Rust and Bone, overall, was something I enjoyed. I loved the performances of the two leads, Marion Cotillard and Mathias Schoenaerts. Cotillard plays an orca trainer whose legs get chomped off, yes, you read that right. And Schoenaerts plays a down-on-his-luck, hobo, absent, terrible single dad, who moves in with his sister and her husband in Southern France. Cotillard and Schoenaerts meet and have a romance, while both struggle with their own issues. The films looks great and there are some intense scenes of violence and love. However, the film was hurt by the fact that I watched Blackfish some time ago and I don't really sympathize with having killer whales in captivity, and the fact that the whole scene…
A bleak, tragic romance, played very natural, with two incredible performances at the center. Marion Cotillard is, I think, my favourite actress, and also my #1 movie star crush. One of the better films of the year, for sure.
A penniless man and his young son arrive in a French seaside city. He has not seen his sister in five years, but she takes the two of them into her small apartment. The man, Ali, finds work as a bouncer, then a security guard. He meets a tough young woman who quickly takes offense at his uncouth questions. Nonetheless, when she loses her legs to an orca, she calls him and they become friends, eventually lovers. She goes with him to the illegal fights in which he battles for wagers. He takes her to the ocean, where she swims. She falls in love with him, but he has no thought of monogamy or obligations, and he hurts her. Later, when his son nearly dies, she reaches out to him.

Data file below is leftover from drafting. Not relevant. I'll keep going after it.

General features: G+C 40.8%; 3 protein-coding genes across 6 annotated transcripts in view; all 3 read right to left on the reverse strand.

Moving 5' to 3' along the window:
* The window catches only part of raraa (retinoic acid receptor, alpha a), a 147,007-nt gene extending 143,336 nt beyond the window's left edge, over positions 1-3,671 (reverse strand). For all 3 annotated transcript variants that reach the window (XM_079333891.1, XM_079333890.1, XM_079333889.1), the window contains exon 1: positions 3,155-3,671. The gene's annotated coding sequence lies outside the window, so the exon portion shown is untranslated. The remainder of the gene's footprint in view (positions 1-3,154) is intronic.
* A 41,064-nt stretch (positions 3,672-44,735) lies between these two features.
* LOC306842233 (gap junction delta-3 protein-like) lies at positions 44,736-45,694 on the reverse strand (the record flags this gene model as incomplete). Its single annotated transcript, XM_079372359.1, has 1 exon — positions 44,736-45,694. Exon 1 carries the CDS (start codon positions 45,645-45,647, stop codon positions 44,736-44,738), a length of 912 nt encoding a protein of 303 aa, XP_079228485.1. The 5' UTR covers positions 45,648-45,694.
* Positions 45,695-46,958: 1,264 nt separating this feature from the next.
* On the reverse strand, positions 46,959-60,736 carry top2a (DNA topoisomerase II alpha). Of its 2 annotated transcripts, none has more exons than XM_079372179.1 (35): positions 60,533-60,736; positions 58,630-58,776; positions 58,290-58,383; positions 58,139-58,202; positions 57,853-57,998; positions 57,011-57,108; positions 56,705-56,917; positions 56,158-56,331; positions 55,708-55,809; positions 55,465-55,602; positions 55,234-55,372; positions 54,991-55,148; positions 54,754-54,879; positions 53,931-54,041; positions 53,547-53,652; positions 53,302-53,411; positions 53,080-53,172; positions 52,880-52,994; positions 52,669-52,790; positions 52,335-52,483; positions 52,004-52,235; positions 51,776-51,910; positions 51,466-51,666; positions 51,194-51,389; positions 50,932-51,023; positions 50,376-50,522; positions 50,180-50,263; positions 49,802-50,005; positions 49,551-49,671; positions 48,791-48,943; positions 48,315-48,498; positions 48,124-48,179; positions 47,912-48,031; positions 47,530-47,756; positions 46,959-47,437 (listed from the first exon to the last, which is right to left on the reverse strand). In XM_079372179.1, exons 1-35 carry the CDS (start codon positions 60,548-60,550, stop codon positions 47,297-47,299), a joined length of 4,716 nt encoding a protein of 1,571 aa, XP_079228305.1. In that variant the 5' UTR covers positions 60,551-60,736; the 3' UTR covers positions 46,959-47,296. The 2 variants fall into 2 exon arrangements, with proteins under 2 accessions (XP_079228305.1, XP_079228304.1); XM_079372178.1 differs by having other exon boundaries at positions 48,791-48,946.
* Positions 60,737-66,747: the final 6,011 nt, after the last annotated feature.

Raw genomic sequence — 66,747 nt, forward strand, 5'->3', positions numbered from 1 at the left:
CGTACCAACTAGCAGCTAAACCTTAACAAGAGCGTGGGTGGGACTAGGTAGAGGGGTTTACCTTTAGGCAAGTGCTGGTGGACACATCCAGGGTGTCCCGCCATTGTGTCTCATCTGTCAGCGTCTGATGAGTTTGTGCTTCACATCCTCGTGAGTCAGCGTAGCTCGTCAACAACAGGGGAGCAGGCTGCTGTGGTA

Classically bleak French drama, with two fairly unattractive protagonists.
Harsh but deeply human, quite realistic and does not fall in the trap of being overly dramatic. Nice performances by the two lead actors and a decent OST.
So Audiard's latest film is (of course) good but it does lack the charm of "Un Prophete"
- Leon: The Professional
- Freeway II: Confessions of a Trickbaby
- Grave of the Fireflies
- Whisper of the Heart
- Boogie Nights
- The Last King of Scotland
- Eastern Promises
- The Dreamers
- The Master
- Only God Forgives
- Room 237
The topic title says it all really.
In rough order of potential brilliance. Check out list view for any available…